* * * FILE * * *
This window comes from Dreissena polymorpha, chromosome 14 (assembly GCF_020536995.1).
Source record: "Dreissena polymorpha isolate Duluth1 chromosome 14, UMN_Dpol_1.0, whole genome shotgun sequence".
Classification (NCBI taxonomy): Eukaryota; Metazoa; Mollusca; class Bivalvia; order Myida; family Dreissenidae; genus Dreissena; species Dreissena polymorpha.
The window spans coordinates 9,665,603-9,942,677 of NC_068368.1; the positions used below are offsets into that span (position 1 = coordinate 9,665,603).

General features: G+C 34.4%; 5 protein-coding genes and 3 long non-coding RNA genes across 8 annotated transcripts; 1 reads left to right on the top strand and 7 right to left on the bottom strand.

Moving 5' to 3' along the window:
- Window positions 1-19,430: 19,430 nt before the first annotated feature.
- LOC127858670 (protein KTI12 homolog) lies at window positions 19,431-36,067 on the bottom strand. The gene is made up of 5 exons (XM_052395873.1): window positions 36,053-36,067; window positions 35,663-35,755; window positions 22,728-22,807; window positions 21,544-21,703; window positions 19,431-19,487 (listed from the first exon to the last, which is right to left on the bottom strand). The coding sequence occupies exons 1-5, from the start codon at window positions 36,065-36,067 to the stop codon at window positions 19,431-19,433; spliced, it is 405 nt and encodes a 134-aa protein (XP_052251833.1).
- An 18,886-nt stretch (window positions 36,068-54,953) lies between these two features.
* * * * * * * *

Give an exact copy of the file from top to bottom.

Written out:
This window comes from Dreissena polymorpha, chromosome 14 (assembly GCF_020536995.1).
Source record: "Dreissena polymorpha isolate Duluth1 chromosome 14, UMN_Dpol_1.0, whole genome shotgun sequence".
Classification (NCBI taxonomy): Eukaryota; Metazoa; Mollusca; class Bivalvia; order Myida; family Dreissenidae; genus Dreissena; species Dreissena polymorpha.
The window spans coordinates 9,665,603-9,942,677 of NC_068368.1; the positions used below are offsets into that span (position 1 = coordinate 9,665,603).

General features: G+C 34.4%; 5 protein-coding genes and 3 long non-coding RNA genes across 8 annotated transcripts; 1 reads left to right on the top strand and 7 right to left on the bottom strand.

Moving 5' to 3' along the window:
- Window positions 1-19,430: 19,430 nt before the first annotated feature.
- LOC127858670 (protein KTI12 homolog) lies at window positions 19,431-36,067 on the bottom strand. The gene is made up of 5 exons (XM_052395873.1): window positions 36,053-36,067; window positions 35,663-35,755; window positions 22,728-22,807; window positions 21,544-21,703; window positions 19,431-19,487 (listed from the first exon to the last, which is right to left on the bottom strand). The coding sequence occupies exons 1-5, from the start codon at window positions 36,065-36,067 to the stop codon at window positions 19,431-19,433; spliced, it is 405 nt and encodes a 134-aa protein (XP_052251833.1).
- An 18,886-nt stretch (window positions 36,068-54,953) lies between these two features.